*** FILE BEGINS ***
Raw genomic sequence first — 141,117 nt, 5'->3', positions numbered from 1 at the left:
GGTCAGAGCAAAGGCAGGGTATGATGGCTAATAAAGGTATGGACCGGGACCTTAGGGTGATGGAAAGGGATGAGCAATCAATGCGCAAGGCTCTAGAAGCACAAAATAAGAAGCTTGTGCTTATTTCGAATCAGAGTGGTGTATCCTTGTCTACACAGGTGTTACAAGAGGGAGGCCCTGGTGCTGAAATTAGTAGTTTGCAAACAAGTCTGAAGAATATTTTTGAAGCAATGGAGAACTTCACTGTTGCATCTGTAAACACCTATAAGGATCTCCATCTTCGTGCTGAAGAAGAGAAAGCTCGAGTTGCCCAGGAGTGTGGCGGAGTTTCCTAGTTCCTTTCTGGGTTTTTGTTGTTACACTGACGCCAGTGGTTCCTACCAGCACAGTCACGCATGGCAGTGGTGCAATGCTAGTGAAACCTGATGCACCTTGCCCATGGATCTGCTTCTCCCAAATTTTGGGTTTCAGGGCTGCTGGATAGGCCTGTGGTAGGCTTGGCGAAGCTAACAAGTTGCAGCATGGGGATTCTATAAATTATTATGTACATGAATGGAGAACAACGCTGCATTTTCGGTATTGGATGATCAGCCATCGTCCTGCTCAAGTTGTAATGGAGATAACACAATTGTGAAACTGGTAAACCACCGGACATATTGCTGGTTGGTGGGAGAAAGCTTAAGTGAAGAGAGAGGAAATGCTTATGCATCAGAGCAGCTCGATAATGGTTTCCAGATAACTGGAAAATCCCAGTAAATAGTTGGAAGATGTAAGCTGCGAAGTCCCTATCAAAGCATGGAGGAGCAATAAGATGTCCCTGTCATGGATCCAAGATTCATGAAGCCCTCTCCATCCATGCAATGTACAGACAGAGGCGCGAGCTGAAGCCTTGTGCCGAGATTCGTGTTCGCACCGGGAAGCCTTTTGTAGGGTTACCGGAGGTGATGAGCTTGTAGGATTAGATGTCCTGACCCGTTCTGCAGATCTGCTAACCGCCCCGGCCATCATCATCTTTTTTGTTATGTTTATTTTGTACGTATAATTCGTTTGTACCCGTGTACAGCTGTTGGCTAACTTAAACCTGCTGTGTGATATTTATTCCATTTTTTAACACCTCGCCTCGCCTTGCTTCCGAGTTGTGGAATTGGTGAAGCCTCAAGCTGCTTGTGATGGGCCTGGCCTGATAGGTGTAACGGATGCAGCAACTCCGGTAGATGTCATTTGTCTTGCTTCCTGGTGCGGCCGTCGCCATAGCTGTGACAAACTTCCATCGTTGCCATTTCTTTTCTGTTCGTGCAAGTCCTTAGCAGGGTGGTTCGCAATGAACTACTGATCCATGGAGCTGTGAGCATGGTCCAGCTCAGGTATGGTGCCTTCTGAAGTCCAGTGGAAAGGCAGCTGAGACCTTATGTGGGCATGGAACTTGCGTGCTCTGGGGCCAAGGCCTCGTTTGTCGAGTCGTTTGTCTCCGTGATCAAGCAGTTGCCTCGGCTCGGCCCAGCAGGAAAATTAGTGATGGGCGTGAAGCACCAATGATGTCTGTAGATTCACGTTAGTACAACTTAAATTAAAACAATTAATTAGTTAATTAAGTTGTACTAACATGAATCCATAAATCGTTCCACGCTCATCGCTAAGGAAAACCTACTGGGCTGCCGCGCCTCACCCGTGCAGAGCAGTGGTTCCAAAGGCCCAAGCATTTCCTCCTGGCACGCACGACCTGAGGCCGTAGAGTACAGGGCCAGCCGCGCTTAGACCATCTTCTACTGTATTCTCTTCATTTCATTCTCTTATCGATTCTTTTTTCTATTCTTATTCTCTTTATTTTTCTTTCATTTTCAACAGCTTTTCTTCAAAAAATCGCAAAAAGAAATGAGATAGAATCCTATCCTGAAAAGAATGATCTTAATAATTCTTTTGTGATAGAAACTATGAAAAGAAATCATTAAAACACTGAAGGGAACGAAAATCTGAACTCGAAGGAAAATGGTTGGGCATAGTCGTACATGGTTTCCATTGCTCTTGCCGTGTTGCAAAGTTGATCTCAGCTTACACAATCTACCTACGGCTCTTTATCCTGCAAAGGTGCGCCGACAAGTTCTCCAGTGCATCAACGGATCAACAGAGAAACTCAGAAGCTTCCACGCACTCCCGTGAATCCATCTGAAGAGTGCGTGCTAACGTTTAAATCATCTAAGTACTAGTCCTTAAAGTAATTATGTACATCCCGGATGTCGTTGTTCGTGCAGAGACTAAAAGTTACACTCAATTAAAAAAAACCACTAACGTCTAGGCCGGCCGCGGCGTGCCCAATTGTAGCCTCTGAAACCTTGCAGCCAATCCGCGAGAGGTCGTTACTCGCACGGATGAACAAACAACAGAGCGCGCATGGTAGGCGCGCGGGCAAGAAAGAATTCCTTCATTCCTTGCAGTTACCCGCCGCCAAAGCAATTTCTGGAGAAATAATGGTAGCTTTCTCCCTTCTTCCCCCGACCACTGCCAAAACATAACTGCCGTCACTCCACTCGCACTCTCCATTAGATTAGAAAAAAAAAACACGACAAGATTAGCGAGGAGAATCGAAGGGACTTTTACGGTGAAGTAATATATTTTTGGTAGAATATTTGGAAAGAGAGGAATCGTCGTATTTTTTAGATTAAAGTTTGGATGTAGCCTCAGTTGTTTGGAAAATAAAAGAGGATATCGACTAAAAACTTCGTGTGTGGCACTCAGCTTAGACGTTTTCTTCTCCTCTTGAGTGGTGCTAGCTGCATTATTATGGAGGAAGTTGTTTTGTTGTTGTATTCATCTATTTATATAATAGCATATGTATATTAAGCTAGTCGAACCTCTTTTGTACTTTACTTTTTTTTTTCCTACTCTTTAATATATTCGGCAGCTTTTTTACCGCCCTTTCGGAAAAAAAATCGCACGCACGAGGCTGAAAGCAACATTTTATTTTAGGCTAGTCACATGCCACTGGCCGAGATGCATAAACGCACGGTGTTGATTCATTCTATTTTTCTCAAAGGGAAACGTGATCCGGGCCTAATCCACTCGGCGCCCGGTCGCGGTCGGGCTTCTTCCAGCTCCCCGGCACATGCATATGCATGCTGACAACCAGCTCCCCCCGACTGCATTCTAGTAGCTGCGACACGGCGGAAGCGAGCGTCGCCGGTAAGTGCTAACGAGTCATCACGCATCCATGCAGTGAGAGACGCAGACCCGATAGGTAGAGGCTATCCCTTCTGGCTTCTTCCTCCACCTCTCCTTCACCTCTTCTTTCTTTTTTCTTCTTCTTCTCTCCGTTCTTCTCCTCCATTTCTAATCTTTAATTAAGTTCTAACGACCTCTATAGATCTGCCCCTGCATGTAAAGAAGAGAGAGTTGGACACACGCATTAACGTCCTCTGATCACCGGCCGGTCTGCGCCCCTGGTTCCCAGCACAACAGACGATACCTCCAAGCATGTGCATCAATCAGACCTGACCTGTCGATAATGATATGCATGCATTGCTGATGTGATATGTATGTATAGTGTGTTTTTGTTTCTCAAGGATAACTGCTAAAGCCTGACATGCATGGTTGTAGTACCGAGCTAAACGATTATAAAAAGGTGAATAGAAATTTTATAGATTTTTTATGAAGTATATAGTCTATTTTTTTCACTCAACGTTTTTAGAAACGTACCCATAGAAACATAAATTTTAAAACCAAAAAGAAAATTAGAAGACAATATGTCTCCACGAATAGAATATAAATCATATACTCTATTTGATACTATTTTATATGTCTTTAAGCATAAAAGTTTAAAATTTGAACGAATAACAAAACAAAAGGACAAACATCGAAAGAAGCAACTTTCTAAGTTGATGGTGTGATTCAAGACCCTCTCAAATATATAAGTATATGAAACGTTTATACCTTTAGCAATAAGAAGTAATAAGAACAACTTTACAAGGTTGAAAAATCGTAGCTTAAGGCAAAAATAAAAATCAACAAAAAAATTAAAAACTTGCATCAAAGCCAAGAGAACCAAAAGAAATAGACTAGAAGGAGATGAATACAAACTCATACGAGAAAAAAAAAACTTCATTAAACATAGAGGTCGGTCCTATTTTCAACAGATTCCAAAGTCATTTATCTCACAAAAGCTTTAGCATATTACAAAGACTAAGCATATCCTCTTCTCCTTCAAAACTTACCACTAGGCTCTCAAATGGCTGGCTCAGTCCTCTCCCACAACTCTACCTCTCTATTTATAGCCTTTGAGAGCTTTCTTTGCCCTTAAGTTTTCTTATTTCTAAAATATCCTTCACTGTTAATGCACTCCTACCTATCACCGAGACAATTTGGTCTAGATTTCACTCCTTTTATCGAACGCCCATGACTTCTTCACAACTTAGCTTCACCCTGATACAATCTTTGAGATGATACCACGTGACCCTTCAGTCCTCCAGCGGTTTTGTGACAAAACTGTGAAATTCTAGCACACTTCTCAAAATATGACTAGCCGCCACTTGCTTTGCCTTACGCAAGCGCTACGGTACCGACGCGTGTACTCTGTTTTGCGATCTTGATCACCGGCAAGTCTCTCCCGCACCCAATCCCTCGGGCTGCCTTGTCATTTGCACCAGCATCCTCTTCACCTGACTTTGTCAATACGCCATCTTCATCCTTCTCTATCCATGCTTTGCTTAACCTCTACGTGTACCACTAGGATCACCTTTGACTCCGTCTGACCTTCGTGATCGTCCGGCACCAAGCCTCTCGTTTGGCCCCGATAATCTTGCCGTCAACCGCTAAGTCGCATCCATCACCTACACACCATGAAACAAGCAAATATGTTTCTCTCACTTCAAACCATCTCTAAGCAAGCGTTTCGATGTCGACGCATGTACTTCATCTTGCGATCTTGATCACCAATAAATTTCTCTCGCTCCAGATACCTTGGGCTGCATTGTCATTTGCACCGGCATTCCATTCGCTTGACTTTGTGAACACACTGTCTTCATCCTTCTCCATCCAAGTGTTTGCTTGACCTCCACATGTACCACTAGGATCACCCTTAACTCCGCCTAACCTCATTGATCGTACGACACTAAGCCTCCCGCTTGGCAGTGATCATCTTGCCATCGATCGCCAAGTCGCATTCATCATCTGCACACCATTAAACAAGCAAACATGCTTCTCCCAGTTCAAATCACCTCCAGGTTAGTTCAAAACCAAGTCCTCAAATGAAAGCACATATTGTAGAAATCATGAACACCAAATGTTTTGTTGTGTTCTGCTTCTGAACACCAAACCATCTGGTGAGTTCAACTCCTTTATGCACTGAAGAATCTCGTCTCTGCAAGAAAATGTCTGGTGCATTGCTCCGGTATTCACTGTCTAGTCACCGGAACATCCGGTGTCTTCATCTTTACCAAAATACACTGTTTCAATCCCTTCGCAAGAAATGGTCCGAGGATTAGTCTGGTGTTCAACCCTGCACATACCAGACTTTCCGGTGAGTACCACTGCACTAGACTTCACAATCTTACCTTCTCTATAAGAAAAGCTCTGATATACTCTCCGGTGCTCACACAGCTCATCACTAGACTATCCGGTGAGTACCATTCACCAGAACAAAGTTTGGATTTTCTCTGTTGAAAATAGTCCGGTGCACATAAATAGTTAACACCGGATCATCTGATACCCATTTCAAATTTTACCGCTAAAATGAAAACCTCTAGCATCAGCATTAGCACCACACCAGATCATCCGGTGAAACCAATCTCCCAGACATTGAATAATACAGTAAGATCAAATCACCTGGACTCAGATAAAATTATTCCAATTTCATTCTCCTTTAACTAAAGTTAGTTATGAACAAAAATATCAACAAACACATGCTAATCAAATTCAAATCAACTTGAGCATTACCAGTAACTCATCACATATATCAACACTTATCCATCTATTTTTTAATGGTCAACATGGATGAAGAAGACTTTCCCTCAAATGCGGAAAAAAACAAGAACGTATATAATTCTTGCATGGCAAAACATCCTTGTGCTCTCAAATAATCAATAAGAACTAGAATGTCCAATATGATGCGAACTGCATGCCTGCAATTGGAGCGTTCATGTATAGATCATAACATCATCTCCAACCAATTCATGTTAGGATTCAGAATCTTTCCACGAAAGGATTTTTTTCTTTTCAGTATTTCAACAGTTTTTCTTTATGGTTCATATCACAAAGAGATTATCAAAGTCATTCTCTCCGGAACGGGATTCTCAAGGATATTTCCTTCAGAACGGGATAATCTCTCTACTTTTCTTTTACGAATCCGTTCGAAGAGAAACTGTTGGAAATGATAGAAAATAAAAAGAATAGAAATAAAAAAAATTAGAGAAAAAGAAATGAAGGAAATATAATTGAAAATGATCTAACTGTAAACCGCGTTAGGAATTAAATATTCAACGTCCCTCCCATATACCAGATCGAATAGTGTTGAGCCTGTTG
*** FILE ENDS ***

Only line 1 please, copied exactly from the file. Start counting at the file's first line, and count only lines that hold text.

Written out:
Raw genomic sequence first — 141,117 nt, 5'->3', positions numbered from 1 at the left: